Almost all international aid sent to the Syrian Arab Red Crescent is being confiscated by the regime and never reaches civilians in need, an umbrella relief group for the war-ravaged country said Wednesday.
“Ninety, even 95 percent of everything that is sent to Syrian Red Crescent headquarters in Damascus goes to support the Syrian regime, especially the soldiers...,” said Tawfik Chamaa, spokesman for the Union of Syrian Medical Relief Organizations (UOSSM).
“It will not reach the civilians who are bombed every day or besieged,” he told reporters in Geneva.
He charged that cash or materials sent to the Red Crescent in Damascus was being “confiscated by the regime”.
However, the World Food Program denied that its aid to Syria was being seized.
Some 1.2 million people inside Syria are in need of emergency humanitarian aid, according to the United Nations, as the conflict nears its 20th month with a death toll activists says now tops 36,000.
Chamaa, a founding member of the umbrella group of 14 aid organizations from countries including France, Switzerland, Turkey and the United States, urged bigger humanitarian agencies to ensure that aid sent actually reaches people in need in Syria.
He said a convoy of 11 trucks belonging to the U.N. World Food Program (WFP), whose aid is largely distributed by the Red Crescent, had recently disappeared in northern Syria.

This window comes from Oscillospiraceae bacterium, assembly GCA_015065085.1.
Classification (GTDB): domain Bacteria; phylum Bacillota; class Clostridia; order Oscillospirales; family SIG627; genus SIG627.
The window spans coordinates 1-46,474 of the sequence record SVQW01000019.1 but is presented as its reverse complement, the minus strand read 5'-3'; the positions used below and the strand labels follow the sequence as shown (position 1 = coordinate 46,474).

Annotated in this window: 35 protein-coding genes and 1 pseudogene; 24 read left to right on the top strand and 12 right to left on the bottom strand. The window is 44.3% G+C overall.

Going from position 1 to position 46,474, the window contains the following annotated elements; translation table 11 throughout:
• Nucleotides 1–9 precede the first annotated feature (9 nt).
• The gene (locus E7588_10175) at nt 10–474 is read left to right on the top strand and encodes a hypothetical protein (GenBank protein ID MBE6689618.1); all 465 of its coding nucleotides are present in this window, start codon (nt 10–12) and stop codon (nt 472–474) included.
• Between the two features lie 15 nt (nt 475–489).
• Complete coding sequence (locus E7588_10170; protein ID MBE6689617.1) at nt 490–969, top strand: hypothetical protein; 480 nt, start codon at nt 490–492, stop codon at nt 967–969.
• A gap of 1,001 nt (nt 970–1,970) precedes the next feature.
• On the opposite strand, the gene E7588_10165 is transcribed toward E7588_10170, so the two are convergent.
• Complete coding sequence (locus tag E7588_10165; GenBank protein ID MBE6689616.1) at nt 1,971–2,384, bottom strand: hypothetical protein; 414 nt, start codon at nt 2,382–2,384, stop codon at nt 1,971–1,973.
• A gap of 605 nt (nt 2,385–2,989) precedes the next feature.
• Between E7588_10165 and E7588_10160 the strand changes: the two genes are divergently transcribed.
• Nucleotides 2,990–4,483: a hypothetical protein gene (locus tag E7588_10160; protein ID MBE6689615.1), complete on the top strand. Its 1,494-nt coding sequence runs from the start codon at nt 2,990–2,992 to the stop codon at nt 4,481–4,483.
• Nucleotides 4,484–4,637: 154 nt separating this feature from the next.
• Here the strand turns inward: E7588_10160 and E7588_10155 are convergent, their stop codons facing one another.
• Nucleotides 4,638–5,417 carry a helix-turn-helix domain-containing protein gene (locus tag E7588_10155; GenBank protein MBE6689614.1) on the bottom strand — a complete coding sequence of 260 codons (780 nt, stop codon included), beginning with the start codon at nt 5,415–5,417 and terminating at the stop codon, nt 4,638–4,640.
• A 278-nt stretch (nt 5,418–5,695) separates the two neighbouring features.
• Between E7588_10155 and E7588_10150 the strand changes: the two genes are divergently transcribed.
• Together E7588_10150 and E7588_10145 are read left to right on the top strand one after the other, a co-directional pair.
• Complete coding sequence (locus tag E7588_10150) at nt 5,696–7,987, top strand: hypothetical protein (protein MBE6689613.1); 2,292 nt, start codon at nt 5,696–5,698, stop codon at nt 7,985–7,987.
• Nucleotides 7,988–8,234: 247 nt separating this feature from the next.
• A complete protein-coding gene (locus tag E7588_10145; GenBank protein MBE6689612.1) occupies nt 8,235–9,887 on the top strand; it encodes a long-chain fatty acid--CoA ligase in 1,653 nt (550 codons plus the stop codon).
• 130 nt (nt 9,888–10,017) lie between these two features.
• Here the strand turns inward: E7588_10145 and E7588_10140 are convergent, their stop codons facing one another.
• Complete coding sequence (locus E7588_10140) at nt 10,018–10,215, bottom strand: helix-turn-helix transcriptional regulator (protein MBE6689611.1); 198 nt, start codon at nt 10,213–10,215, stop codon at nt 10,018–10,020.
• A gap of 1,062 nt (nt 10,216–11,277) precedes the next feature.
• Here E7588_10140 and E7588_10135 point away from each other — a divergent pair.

But WFP spokeswoman Elisabeth Byrs said: “I believe there is absolutely no confiscation” and defended the local Red Crescent.
“WFP food monitors are able to visit most areas to check that food is reaching the people who need it most. Even in some dangerous areas, they use WFP armored vehicles.”
She insisted that the Red Crescent, “as the designated coordinator of humanitarian assistance in the country, operates through branches in an independent manner”.
The International Committee of the Red Cross, which also provides aid to the country through the Red Crescent, had no immediate comment.
The UOSSM, which has set up around 30 field hospitals around Syria and is trying to establish 30 more, believes that the war-torn country is heading towards a humanitarian “catastrophe,” Chamaa said.
He said that for every one of the more than 36,000 people who have been killed in Syria since the uprising began in March last year, according to activists, between four and six people were wounded.
In addition to those directly affected by the fighting, there were also many people dying “silent deaths” -- not from bullets or bombings, but simply from a lack of medicines and access to medical care for diseases like cancer or diabetes or health issues such as Caesarian births.
The UOSSM was set up at the beginning of the year mainly by Syrian doctors living in the diaspora.